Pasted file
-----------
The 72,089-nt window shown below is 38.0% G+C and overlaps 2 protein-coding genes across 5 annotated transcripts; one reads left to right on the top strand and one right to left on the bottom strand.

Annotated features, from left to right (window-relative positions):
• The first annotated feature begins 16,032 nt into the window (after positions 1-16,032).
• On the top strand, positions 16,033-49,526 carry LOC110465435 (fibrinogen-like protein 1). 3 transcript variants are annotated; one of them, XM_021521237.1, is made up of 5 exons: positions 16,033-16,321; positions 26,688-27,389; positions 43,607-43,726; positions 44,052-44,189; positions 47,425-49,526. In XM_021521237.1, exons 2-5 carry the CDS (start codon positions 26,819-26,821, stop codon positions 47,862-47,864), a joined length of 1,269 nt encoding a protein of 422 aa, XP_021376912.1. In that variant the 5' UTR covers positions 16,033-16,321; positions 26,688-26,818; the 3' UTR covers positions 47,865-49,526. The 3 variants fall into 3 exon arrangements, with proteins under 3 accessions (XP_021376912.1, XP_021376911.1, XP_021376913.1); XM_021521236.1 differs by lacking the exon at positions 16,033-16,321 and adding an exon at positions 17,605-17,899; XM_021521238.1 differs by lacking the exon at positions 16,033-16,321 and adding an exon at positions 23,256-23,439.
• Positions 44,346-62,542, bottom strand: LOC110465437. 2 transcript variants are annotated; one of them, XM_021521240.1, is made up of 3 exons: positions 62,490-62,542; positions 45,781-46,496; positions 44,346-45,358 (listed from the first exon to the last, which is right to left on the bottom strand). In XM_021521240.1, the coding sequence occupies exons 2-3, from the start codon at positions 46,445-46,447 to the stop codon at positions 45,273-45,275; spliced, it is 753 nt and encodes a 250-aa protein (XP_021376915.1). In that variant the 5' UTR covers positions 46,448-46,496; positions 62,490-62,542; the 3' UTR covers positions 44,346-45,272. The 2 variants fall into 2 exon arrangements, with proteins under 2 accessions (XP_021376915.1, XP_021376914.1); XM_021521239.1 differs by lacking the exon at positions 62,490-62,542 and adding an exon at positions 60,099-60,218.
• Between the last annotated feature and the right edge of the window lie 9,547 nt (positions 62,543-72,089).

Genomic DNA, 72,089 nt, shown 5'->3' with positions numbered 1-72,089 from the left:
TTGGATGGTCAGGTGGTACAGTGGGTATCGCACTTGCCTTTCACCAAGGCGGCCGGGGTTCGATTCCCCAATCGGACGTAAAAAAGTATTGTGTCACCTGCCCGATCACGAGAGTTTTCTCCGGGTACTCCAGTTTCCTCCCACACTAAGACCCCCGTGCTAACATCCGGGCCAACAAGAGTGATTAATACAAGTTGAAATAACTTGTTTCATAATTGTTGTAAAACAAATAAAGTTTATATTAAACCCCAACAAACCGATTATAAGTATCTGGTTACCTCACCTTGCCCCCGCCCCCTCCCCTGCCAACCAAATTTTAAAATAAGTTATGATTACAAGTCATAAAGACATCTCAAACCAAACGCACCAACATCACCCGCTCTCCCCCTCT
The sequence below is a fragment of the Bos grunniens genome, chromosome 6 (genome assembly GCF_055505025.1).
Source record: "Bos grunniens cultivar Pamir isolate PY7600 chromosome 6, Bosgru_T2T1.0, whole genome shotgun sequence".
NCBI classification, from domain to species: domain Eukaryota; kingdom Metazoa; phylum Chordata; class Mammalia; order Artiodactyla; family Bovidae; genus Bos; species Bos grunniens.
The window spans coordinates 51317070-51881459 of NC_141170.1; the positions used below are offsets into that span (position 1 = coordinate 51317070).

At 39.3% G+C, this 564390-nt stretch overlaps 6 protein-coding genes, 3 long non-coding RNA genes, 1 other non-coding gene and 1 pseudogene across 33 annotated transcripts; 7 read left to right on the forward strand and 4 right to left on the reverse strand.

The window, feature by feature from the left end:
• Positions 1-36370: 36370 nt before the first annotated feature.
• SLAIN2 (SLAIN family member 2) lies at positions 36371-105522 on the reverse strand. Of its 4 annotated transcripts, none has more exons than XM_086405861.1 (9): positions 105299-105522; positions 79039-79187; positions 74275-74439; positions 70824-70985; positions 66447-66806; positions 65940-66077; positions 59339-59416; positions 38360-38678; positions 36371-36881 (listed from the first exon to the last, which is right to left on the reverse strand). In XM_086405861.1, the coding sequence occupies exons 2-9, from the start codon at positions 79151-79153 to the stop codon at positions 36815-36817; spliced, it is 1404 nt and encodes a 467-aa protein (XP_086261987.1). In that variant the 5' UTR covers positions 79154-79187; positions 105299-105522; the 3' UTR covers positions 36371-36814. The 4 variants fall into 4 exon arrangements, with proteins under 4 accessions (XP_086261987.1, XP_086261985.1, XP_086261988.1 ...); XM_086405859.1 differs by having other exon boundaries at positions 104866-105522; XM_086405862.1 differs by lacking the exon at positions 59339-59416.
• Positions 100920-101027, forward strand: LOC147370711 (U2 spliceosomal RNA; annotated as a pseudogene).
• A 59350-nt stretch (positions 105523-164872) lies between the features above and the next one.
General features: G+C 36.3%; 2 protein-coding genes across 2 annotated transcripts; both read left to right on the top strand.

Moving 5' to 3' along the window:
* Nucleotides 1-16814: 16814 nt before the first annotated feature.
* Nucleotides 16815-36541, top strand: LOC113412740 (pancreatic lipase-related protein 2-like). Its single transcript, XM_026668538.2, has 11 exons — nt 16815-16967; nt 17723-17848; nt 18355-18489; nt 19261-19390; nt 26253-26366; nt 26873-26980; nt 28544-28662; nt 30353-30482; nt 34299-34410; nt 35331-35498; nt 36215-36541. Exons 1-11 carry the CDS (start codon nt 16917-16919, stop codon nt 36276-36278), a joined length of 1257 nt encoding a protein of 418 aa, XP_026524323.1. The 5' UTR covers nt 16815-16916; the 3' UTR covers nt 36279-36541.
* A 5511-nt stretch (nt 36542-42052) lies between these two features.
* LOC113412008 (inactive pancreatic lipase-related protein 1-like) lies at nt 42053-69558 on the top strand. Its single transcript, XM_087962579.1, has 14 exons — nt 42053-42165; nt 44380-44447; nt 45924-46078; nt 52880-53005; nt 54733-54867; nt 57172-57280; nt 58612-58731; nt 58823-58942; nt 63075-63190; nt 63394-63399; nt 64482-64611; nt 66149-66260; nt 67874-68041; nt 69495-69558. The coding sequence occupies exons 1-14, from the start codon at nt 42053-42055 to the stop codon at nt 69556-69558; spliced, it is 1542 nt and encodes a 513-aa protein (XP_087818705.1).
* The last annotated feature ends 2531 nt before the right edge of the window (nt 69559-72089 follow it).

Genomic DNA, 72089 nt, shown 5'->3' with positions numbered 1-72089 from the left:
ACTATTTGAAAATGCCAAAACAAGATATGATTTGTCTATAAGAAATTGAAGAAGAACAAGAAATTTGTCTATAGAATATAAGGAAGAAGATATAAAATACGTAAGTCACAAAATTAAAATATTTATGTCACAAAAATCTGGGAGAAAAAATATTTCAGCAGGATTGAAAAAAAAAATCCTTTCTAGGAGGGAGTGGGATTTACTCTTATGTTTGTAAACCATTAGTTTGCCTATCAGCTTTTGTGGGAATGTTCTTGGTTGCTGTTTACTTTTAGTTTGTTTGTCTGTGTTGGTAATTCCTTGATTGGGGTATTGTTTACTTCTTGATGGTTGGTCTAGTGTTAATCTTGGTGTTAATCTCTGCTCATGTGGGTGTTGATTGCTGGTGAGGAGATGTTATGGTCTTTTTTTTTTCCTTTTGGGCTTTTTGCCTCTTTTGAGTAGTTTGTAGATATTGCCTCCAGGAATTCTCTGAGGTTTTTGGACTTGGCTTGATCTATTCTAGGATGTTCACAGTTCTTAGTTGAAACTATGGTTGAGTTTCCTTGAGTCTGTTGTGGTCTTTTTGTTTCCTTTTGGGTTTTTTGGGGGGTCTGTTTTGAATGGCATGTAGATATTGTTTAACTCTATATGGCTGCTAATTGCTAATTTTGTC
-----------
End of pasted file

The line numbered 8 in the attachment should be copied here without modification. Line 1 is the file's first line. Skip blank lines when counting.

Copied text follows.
TTGGATGGTCAGGTGGTACAGTGGGTATCGCACTTGCCTTTCACCAAGGCGGCCGGGGTTCGATTCCCCAATCGGACGTAAAAAAGTATTGTGTCACCTGCCCGATCACGAGAGTTTTCTCCGGGTACTCCAGTTTCCTCCCACACTAAGACCCCCGTGCTAACATCCGGGCCAACAAGAGTGATTAATACAAGTTGAAATAACTTGTTTCATAATTGTTGTAAAACAAATAAAGTTTATATTAAACCCCAACAAACCGATTATAAGTATCTGGTTACCTCACCTTGCCCCCGCCCCCTCCCCTGCCAACCAAATTTTAAAATAAGTTATGATTACAAGTCATAAAGACATCTCAAACCAAACGCACCAACATCACCCGCTCTCCCCCTCT